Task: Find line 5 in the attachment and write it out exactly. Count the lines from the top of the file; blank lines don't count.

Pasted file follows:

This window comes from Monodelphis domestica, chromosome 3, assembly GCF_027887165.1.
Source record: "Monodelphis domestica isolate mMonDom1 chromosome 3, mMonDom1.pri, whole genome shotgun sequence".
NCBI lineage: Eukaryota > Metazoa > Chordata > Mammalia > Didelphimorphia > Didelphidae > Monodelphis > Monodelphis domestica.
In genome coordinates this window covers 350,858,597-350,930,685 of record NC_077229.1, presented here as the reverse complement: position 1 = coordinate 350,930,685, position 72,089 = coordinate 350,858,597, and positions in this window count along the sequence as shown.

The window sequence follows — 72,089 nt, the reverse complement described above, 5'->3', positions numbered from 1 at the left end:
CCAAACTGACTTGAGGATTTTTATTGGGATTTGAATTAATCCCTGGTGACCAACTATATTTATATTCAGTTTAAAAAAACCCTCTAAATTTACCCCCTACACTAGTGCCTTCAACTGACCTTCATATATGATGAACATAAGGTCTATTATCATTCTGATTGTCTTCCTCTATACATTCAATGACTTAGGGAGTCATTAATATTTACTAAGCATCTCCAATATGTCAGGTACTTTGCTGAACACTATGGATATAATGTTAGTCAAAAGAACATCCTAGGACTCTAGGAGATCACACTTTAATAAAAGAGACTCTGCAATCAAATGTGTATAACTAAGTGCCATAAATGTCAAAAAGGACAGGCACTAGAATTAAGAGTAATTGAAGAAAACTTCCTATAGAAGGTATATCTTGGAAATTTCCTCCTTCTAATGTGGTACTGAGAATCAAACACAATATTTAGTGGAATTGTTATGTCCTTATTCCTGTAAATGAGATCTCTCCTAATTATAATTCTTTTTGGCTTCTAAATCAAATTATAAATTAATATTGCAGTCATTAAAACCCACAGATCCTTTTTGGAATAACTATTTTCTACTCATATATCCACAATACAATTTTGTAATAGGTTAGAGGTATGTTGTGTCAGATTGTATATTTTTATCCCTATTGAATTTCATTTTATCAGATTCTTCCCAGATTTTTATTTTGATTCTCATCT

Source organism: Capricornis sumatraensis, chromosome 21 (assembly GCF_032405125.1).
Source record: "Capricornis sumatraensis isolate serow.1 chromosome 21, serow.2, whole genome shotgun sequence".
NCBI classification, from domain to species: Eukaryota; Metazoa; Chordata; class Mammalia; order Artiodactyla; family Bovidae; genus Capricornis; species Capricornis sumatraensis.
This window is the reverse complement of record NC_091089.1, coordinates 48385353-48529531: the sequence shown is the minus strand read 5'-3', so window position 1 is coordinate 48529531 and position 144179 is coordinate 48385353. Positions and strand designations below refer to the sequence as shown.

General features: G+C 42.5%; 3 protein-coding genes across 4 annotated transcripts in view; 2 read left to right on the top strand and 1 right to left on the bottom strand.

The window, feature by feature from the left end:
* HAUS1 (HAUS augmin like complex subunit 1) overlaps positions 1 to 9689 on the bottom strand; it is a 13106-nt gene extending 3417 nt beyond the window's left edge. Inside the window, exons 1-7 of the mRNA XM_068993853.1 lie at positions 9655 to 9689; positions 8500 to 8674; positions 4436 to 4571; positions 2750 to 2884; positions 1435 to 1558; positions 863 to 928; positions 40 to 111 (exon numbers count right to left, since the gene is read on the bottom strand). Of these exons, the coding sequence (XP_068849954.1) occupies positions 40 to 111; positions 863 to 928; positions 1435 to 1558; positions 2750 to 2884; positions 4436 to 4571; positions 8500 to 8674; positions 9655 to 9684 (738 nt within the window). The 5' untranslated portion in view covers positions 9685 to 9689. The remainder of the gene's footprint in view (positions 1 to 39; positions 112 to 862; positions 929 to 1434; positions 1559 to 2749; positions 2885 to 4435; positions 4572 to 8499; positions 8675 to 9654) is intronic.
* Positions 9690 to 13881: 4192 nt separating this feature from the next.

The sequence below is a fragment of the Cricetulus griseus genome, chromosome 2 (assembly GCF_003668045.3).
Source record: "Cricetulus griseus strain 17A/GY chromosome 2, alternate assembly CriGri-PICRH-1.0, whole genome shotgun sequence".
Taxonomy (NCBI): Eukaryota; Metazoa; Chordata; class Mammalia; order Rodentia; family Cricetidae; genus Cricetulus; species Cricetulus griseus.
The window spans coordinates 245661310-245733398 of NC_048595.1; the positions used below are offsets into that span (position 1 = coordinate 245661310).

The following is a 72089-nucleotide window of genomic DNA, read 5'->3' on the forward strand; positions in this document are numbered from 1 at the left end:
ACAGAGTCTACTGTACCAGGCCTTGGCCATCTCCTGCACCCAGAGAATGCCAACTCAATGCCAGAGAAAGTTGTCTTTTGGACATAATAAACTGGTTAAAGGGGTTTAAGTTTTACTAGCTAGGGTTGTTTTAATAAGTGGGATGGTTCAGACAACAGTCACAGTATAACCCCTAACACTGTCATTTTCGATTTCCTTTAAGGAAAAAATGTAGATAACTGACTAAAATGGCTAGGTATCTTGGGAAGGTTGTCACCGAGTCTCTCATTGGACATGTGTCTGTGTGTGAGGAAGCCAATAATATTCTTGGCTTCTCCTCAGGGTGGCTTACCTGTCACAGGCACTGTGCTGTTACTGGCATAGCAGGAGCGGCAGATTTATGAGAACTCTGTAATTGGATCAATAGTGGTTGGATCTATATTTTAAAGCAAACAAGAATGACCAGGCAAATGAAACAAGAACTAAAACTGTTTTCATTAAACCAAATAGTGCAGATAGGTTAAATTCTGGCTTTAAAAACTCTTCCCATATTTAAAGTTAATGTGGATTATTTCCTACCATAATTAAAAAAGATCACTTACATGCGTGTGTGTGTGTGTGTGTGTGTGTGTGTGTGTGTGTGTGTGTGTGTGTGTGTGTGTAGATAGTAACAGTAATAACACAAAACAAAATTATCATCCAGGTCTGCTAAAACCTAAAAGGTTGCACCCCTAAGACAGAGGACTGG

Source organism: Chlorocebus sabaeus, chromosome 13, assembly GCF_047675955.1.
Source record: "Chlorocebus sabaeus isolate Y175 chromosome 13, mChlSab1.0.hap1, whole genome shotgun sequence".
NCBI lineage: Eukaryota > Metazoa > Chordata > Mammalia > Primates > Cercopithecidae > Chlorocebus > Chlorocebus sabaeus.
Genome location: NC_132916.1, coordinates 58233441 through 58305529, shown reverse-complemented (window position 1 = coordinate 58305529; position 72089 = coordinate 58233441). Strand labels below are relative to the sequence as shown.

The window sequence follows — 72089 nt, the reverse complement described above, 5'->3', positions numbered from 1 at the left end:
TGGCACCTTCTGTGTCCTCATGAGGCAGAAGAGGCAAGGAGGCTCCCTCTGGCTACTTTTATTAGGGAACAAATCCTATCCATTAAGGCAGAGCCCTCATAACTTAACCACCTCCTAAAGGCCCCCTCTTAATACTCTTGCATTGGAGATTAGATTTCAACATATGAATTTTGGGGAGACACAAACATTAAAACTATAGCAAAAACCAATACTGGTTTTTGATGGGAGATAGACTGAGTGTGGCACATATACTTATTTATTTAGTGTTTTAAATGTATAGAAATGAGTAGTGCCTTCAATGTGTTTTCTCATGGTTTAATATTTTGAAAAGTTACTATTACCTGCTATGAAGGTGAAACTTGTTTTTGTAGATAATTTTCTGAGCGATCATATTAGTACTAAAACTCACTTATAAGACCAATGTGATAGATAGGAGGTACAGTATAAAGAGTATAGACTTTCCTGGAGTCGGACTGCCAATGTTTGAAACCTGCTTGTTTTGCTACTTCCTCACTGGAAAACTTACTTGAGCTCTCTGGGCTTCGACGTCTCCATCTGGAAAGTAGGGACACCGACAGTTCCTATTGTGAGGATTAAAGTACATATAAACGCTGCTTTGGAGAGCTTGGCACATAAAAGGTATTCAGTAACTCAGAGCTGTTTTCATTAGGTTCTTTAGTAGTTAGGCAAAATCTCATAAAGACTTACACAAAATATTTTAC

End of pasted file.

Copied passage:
The window sequence follows — 72,089 nt, the reverse complement described above, 5'->3', positions numbered from 1 at the left end: